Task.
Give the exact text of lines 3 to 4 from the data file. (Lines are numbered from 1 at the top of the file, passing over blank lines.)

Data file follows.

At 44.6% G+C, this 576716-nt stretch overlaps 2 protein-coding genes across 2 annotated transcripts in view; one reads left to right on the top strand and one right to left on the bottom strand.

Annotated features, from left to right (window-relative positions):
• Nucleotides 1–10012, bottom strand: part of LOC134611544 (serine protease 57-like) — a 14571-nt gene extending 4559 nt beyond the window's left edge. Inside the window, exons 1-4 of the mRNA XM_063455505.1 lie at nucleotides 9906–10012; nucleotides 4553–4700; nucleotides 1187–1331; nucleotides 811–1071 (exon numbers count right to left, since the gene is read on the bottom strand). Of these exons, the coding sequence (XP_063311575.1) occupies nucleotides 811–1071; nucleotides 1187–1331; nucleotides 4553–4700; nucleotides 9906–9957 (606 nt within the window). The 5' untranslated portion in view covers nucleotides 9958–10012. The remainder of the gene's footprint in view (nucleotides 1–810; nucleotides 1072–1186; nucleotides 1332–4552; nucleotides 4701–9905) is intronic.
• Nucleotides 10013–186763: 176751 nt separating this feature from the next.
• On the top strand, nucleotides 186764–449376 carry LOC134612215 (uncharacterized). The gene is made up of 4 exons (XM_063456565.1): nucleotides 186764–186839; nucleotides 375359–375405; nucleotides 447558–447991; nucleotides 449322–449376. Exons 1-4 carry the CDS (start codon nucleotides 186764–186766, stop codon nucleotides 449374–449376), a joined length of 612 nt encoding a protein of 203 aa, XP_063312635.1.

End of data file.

• Nucleotides 1–10012, bottom strand: part of LOC134611544 (serine protease 57-like) — a 14571-nt gene extending 4559 nt beyond the window's left edge. Inside the window, exons 1-4 of the mRNA XM_063455505.1 lie at nucleotides 9906–10012; nucleotides 4553–4700; nucleotides 1187–1331; nucleotides 811–1071 (exon numbers count right to left, since the gene is read on the bottom strand). Of these exons, the coding sequence (XP_063311575.1) occupies nucleotides 811–1071; nucleotides 1187–1331; nucleotides 4553–4700; nucleotides 9906–9957 (606 nt within the window). The 5' untranslated portion in view covers nucleotides 9958–10012. The remainder of the gene's footprint in view (nucleotides 1–810; nucleotides 1072–1186; nucleotides 1332–4552; nucleotides 4701–9905) is intronic.
• Nucleotides 10013–186763: 176751 nt separating this feature from the next.